Prophetically, Pakistan’s founding father Muhammad Ali Jinnah predicted all of this when he famously proclaimed in 1948 that “Pakistan is the pivot of the world, placed on the frontier on which the future position of the world revolves”, and each passing day proves that he was right. Contemporary international relations are shaped by an intricate and to a certain extent uneasy co-existing mixture of liberal and realist logics. On the one hand, there are many signs pointing towards inexorably growing interdependencies between states that pave the way to prosperity and peace. On the other hand, there are similar signs that states seem not able to escape realist logic: they persist in pursuing power. Moreover, states are increasingly drawing lines again, lines with respect to whom they talk to, whom they trade with, and whom they defend against. A change in a pivot state’s association has important repercussions for regional and global security. States that find themselves in overlapping spheres of interest are focal points of where great power interests can collide and also clash. States located at the seams of the international system have at various moments in history been crucial to the security and stability of the international system. Approximately two dozen pivot states tracked show how they have sat in and then shifted from one sphere of influence to another over the past thirty years. A few pivot states energetically mould their immediate security environment pulling considerable weight at the international stage.
Pivotal states are, sometimes, challengers of existing norms of regional orders and cause wider ideological ruptures in the system. Shifting pivot states can dramatically upstage the regional balance of power and upset regional peace and stability. Hence, differences in ideological orientation continue to create strategic opportunities that carry a wide range of security ramifications for old and new powers alike. There are also states that actively try to position themselves as crucial mediators that build bridges and gateways between different great powers, or even across perceived civilisational chasms that cleave through the international system. The UAE in the Middle East, Kazakhstan in Central Asia and Indonesia in South East Asia fulfil pivot states or attempt to fulfil such a role in the international system. Relations with these states can be cultivated, if the aim is to effect change beyond the bilateral relationship.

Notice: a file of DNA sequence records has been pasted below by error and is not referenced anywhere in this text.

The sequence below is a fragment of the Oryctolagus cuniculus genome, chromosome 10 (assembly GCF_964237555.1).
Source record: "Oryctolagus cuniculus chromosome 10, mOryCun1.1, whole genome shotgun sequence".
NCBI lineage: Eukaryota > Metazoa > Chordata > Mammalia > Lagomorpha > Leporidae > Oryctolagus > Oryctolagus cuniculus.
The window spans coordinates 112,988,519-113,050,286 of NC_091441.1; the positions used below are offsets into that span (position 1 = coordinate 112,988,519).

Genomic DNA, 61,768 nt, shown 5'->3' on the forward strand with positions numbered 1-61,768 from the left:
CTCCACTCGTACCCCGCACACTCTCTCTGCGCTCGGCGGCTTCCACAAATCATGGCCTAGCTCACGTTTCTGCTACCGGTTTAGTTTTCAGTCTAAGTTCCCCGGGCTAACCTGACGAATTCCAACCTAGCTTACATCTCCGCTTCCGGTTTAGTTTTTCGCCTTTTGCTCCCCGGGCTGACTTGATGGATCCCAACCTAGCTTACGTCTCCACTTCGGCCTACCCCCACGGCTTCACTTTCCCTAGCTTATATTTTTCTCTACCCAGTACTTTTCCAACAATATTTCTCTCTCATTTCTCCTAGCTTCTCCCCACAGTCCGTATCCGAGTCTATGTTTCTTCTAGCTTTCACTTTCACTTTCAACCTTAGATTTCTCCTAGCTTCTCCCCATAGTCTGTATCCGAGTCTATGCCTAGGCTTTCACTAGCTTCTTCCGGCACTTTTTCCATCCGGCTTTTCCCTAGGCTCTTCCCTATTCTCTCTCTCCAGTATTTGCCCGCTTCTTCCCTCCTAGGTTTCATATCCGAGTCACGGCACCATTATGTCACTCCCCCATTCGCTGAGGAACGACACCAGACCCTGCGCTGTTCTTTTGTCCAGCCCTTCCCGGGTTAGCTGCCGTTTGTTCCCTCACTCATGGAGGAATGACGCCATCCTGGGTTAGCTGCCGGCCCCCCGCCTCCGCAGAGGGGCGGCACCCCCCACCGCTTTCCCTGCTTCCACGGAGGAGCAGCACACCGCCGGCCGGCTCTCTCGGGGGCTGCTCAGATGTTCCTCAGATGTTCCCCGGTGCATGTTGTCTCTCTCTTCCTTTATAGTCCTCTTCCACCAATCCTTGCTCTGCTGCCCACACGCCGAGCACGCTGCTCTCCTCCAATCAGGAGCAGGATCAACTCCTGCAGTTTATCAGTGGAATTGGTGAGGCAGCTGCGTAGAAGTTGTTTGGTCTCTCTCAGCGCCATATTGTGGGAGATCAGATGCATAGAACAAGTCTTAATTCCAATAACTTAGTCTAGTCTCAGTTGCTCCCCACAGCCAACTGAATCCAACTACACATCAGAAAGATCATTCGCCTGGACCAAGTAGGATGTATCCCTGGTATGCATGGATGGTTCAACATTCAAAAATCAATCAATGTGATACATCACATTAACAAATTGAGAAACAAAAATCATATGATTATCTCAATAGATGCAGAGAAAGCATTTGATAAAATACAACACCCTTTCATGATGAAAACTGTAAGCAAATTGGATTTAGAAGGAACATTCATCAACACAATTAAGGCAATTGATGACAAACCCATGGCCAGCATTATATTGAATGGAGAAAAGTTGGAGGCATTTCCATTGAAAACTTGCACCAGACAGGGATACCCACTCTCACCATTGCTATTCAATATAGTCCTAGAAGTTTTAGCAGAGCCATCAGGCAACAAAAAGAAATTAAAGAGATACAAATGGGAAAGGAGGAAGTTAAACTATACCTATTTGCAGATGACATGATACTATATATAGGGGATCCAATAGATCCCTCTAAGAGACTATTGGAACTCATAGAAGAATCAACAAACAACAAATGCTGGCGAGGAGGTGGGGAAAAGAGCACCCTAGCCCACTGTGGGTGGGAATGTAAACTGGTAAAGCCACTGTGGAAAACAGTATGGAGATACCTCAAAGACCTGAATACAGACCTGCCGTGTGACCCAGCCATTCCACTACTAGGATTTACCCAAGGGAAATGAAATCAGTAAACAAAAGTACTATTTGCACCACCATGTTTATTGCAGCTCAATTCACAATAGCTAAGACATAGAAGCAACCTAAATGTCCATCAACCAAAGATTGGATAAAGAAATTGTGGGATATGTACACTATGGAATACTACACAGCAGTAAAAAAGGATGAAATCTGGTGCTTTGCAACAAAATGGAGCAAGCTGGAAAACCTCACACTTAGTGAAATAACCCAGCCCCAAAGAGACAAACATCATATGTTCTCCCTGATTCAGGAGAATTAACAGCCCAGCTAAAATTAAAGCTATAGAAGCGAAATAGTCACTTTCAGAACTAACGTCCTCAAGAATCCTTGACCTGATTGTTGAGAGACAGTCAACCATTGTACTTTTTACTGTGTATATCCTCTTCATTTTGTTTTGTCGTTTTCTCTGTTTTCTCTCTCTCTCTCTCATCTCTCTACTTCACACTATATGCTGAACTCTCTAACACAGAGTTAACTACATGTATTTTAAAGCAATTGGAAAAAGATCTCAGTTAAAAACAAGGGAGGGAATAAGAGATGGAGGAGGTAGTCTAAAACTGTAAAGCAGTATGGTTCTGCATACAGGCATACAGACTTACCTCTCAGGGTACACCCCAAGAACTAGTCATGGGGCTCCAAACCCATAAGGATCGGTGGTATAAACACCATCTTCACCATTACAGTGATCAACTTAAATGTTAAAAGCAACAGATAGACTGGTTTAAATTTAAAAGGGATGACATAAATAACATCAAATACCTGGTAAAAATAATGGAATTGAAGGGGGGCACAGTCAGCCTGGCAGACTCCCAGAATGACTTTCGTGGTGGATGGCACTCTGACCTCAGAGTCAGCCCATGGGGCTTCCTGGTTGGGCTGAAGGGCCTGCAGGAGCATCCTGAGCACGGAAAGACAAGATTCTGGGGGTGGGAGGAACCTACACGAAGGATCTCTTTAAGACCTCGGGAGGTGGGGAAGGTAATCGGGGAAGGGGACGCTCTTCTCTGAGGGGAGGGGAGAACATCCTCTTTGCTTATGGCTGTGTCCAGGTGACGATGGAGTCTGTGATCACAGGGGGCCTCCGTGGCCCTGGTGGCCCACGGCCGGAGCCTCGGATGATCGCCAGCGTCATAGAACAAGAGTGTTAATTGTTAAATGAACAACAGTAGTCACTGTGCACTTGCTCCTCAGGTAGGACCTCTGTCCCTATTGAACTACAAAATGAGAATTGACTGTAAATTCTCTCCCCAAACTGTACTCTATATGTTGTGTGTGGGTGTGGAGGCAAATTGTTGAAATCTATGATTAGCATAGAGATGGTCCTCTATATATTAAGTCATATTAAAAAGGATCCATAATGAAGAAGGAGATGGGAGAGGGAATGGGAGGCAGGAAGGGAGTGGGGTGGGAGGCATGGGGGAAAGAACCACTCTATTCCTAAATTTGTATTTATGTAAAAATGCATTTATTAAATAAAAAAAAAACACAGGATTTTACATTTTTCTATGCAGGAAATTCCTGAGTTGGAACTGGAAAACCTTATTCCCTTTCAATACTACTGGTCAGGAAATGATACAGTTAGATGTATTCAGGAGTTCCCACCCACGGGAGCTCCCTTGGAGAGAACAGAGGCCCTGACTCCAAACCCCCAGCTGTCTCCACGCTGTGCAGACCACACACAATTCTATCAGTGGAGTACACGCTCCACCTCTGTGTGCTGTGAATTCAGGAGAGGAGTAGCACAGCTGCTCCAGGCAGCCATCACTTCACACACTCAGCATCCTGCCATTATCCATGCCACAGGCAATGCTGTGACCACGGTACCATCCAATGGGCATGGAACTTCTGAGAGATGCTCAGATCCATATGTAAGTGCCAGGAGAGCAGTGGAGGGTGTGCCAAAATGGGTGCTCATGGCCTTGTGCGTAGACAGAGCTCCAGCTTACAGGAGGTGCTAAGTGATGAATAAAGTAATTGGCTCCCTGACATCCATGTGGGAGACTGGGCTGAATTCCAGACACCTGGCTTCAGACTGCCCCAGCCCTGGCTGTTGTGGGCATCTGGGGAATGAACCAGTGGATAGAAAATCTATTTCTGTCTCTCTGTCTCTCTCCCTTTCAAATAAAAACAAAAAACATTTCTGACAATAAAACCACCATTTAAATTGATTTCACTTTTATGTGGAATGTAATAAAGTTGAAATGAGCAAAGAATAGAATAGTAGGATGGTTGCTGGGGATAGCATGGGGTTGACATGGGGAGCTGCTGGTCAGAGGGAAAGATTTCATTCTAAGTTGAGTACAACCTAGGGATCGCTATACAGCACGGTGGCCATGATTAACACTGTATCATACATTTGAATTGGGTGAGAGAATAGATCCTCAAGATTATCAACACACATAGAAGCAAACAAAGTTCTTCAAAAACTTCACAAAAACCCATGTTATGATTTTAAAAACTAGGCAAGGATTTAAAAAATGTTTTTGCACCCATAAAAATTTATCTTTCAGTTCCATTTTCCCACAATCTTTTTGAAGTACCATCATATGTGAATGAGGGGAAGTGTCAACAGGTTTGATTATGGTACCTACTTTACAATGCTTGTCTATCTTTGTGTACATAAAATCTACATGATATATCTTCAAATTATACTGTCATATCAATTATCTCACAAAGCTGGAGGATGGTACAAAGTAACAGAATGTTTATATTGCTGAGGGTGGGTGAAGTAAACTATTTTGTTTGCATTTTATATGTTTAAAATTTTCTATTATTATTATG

Other pivot states are more passively pushed around and pressured into associations with great powers. Trapped in ‘crush zones’, or ‘shatter belts’, these states are indeed fragile, needy and occasionally capricious. As a rule, they feature political instability and low levels of social and economic development. Seldom are they also endowed with plenty of natural resources. From Venezuela to Uzbekistan down to Iraq: they are found scattered around the world. Whatever the policy aim – whether it is the promotion of good governance or the uninterrupted access to their resources – before setting down on any policy path, it is worth asking whose sphere of influence these pivot states belong to. Some, despite being in dire straits, should not be abandoned. All these roles are crucial for understanding how pivotal States can, if not necessarily will, shape the security environment. And it is these roles that policy-makers should take a closer look at before formulating policies that will shape security environment.
— The writer is former DG (Emigration) and consultant ILO, IOM.